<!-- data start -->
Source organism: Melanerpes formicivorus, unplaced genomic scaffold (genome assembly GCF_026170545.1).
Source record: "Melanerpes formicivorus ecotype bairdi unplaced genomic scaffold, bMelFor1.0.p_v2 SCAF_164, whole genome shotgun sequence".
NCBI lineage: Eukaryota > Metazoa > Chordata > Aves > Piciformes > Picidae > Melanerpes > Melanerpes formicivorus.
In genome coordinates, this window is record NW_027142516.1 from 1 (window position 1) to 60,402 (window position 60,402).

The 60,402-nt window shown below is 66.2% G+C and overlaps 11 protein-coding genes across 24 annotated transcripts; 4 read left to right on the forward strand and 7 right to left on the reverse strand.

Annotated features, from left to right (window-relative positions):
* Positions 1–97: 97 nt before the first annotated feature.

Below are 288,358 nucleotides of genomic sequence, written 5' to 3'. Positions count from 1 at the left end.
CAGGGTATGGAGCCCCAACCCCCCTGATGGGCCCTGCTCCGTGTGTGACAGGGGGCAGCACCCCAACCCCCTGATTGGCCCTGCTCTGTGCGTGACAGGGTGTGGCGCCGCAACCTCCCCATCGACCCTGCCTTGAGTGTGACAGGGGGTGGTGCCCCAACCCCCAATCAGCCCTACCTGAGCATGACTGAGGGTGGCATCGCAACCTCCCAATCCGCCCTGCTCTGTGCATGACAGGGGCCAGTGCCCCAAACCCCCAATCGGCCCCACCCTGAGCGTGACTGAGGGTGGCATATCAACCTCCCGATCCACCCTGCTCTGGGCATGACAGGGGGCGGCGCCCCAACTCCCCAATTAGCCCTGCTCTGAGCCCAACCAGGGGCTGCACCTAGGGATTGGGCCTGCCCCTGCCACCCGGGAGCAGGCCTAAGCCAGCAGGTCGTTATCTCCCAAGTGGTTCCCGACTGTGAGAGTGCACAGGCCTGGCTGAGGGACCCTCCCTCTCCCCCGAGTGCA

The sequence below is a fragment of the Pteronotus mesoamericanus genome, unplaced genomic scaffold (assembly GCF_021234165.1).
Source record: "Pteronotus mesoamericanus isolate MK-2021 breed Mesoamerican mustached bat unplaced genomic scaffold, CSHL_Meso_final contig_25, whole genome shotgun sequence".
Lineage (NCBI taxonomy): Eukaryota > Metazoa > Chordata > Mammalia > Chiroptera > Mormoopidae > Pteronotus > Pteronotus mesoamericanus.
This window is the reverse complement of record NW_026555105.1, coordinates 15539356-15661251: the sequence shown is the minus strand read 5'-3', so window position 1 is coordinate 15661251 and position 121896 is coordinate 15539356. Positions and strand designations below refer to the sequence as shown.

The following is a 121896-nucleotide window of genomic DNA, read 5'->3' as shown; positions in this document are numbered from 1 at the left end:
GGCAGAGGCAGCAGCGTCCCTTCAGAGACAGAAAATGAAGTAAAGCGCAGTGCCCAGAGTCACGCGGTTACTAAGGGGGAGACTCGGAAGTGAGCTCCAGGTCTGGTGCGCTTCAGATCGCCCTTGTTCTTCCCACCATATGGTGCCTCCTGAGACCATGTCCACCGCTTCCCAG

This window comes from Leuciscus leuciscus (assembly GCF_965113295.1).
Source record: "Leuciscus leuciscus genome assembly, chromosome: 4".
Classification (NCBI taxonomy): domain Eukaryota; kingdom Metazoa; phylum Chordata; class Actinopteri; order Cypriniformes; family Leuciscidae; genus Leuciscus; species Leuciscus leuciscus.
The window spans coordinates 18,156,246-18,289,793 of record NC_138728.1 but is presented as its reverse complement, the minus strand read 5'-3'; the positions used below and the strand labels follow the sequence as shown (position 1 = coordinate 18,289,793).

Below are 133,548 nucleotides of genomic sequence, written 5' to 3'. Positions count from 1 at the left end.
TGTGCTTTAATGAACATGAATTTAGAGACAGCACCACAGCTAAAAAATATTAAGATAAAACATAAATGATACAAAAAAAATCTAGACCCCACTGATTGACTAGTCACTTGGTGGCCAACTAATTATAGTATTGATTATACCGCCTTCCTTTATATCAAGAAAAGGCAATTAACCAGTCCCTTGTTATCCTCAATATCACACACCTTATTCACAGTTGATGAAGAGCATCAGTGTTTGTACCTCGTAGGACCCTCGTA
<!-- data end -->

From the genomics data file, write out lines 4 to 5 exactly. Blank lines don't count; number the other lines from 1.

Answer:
In genome coordinates, this window is record NW_027142516.1 from 1 (window position 1) to 60,402 (window position 60,402).

The 60,402-nt window shown below is 66.2% G+C and overlaps 11 protein-coding genes across 24 annotated transcripts; 4 read left to right on the forward strand and 7 right to left on the reverse strand.